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Japan Security Your Rights Online

Fujitsu To Develop Vigilante Computer Virus For Japan 129

wiedzmin writes "Japanese Defense Ministry has awarded Fujitsu a contract to develop a vigilante computer virus, which will track down and eliminate other viruses, or rather — their sources of origin. Are 'good' viruses a bad idea? Sophos seems to think so, saying, 'When you're trying to gather digital forensic evidence as to what has broken into your network, and what data it may have stolen, it's probably not wise to let loose a program that starts to trample over your hard drives, making changes.'"
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Fujitsu To Develop Vigilante Computer Virus For Japan

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  • Ugh (Score:5, Insightful)

    by afabbro ( 33948 ) on Tuesday January 03, 2012 @03:29PM (#38575452) Homepage

    Any "good" virus will be caught, captured, studied, mutated, and turned into a "bad" virus very quickly.

    Also, a virus by definition installs software on a machine without the owner's consent. So it's never a good idea.

  • by forkfail ( 228161 ) on Tuesday January 03, 2012 @03:29PM (#38575474)

    ... the white cells from the attacking entities.

    And the ramifications could get interesting.

    For example, will it be illegal to tamper with such a white cell virus that's on your system? To reverse engineer it? To release your own distributed anti-virus system that might view such a white cell virus as a threat, and hunt it down and destroy it across multiple networks?

  • Re:A Polite Virus (Score:5, Insightful)

    by nman64 ( 912054 ) * on Tuesday January 03, 2012 @03:37PM (#38575586) Homepage

    Malicious authors would love that - another angle for them to take advantage of. Anyone with clue isn't going to trust a polite virus unless they've been told to expect it, and by the time they've been told this polite virus is friendly, the malicious authors will already be using polite messages to get users clicking where they want them to.

  • by jenningsthecat ( 1525947 ) on Tuesday January 03, 2012 @03:45PM (#38575710)

    The Internet and the vast number of computers connected to it form a vast, dynamic, and complex system whose detailed behaviour is difficult to fully understand and impossible to confidently predict.

    Just like the introduction of Cane Toads in Australia, ( [] ), and so many other similar introductions of organisms to 'fix' some problem in a complex ecosystem, this will probably turn out badly. And it may be impossible to undo once the virus is released into the favourable ecosystem that is the Internet.

  • Re:A Polite Virus (Score:5, Insightful)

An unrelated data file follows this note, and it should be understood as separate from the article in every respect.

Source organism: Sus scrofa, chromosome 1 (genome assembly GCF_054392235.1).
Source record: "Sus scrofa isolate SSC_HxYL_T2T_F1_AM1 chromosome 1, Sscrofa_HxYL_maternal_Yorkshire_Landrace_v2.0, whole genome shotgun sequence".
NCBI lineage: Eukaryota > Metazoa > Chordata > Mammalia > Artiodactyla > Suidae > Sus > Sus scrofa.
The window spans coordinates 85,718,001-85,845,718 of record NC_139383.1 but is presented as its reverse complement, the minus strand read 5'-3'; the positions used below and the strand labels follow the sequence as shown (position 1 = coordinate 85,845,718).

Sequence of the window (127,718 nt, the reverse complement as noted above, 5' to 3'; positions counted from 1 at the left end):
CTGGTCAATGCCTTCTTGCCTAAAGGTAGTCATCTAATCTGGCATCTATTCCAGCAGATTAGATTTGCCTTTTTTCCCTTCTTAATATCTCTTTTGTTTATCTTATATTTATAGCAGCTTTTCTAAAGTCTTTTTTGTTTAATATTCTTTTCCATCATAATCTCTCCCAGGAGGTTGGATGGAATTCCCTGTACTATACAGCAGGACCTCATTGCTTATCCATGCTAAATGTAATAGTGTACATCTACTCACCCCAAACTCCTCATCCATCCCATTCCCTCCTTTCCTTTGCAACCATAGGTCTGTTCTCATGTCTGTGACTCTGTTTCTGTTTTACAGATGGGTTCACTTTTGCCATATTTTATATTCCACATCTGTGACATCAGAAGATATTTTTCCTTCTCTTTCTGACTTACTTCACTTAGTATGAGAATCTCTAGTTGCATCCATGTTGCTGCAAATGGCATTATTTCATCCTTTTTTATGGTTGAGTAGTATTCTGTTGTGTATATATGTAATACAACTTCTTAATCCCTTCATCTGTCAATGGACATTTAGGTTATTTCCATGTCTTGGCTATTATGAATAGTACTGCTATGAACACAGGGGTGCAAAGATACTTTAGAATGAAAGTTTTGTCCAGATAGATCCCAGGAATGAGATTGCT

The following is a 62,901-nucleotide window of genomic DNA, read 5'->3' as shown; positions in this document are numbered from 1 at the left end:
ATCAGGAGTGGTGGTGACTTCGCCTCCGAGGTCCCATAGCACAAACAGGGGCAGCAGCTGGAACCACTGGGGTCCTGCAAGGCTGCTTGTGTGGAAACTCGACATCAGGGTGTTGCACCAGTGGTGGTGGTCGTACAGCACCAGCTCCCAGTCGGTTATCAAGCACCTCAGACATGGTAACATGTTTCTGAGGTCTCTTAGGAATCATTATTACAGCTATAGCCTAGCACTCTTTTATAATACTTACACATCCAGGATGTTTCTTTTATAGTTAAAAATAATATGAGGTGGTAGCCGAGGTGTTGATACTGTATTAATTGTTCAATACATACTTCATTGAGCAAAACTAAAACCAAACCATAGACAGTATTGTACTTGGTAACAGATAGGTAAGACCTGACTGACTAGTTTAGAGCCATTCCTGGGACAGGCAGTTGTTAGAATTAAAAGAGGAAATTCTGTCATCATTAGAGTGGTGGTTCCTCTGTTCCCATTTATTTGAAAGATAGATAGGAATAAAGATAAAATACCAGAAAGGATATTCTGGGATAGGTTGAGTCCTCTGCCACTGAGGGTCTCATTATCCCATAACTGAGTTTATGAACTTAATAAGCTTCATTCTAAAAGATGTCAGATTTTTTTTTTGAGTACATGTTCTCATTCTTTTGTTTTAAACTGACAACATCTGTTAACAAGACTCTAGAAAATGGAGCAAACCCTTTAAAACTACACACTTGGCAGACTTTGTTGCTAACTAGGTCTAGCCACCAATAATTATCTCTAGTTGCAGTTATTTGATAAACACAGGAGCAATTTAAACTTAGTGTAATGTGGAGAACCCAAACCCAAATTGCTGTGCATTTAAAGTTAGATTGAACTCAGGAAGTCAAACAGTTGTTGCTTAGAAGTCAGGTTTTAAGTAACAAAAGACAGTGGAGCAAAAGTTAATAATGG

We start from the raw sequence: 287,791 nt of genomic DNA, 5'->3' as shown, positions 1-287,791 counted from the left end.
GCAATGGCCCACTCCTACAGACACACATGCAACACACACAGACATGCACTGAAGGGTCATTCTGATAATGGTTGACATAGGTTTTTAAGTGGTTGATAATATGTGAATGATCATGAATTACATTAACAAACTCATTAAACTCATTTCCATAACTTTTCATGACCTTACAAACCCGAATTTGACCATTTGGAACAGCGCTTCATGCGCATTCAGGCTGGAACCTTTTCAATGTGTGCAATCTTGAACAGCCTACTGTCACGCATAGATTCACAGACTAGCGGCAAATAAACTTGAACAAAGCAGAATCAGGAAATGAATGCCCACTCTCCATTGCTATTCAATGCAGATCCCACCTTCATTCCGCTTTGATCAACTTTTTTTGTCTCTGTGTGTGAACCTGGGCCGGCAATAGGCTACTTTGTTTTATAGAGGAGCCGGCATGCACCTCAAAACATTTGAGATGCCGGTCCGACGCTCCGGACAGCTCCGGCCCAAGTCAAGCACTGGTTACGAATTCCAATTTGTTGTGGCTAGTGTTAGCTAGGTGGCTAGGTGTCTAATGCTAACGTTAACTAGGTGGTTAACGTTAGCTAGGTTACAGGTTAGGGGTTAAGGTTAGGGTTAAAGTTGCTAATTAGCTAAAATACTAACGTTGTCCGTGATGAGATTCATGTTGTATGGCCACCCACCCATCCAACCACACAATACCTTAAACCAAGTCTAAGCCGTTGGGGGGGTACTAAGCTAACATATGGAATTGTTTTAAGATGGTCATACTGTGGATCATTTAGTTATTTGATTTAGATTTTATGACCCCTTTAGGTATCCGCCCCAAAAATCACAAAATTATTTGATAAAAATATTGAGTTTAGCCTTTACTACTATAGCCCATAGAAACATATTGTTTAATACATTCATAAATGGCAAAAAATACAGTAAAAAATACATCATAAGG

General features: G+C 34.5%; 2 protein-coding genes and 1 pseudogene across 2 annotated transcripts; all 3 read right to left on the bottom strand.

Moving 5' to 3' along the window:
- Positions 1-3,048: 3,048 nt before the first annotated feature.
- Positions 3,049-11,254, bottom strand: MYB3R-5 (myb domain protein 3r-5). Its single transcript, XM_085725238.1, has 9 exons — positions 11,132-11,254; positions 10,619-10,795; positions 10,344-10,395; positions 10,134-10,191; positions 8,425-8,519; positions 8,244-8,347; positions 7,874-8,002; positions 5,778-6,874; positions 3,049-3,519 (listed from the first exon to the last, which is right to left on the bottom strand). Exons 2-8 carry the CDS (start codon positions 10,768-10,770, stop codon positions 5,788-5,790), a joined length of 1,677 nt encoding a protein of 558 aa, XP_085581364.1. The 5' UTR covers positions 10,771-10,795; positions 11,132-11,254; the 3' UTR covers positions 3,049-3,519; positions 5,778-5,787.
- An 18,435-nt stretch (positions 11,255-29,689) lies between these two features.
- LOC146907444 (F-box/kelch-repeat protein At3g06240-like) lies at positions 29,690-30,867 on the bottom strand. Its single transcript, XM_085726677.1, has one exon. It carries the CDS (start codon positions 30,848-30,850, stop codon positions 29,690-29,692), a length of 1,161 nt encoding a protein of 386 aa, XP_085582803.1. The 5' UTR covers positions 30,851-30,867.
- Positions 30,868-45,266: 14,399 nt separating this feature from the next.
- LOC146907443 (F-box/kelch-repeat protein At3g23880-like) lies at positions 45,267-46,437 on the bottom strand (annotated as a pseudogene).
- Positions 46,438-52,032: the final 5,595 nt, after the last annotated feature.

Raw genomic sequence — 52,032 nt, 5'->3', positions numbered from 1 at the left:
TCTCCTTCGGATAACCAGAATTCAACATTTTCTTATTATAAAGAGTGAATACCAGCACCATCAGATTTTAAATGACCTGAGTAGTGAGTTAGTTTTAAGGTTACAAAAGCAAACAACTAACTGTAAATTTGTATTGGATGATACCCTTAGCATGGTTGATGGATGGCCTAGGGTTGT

by Moryath ( 553296 ) on Tuesday January 03, 2012 @04:09PM (#38575978)

    You've got it right. Malicious authors will just reverse-engineer Sophos's virus, tweak the payload, and then they're off to the races.

    And other antivirus houses, RIGHTLY, will peg Sophos's virus as malicious and work to block or eliminate it.

    This is the catch-22. If your virus tries to use a "break in then pull up the ladder with it" mentality, someone else will co-opt your work. Pretty soon, your "beneficial virus" will be meaningless. In the real world, virus writers have been caught "pulling up the ladder" from time to time, removing their competitors' viruses and taking over existing botnets. Sophos is trying the same tactic, which isn't going to be helpful for anyone.

  • Re:Source (Score:5, Insightful)

    by Moryath ( 553296 ) on Tuesday January 03, 2012 @04:16PM (#38576070)

    Every time I see this, I remember the obvious counterargument.

    - If OSX had better than 8% market share, wouldn't there be hordes of virus programmers (russian mafia, bored script kiddies and pranksters, whatever) looking for holes in it to take over?
    - If Linux had better than 1% market share, wouldn't there be hordes of programmers trying to break it? Actually, if you look at the server market where Linux has a larger market share, they DO try to crack it - and lo and behold, they tend to succeed relatively on the same pace as breaking into Windows server boxes.

    The question isn't, is Windows insecure? Of course it is - due in no small part to being not-securely-configured by hordes of user-level operators at their houses. But if everyone magically switched to your OS of choice, are we really likely to find that the situation improved at all? Probably not. Even at their smaller market share, it turns out OSX has had its fair share [], and Linux as well.

    And then, of course, there's the old "Problem between keyboard and chair" issue. Users willing to click on ANYTHING are going to be your worst source of problems, especially in the home market. Again, would that change if all of them switched to OSX or Linux? Of course not, they're still going to click on anything and enter their password to install the Free Puppy Screensaver or whatever else it is.

  • Re:Source (Score:5, Insightful)

    by sootman ( 158191 ) on Tuesday January 03, 2012 @06:19PM (#38578328) Homepage Journal

    OS X has it's fair share? Really? They have, say, 10% of the computer market, and about 0.0001% of the actual, in-the-wild viruses. The main problem on OS X is trojans (to which ANY platform is vulnerable) and OS X has NEVER had a self-replicating virus the way Windows has. (Nimda, Code Red, Sasser, etc.)

    So yeah, if everyone switched to OS X or Linux, we probably WOULD be better off. Maybe not perfect, but much, much better.

"If it's not loud, it doesn't work!" -- Blank Reg, from "Max Headroom"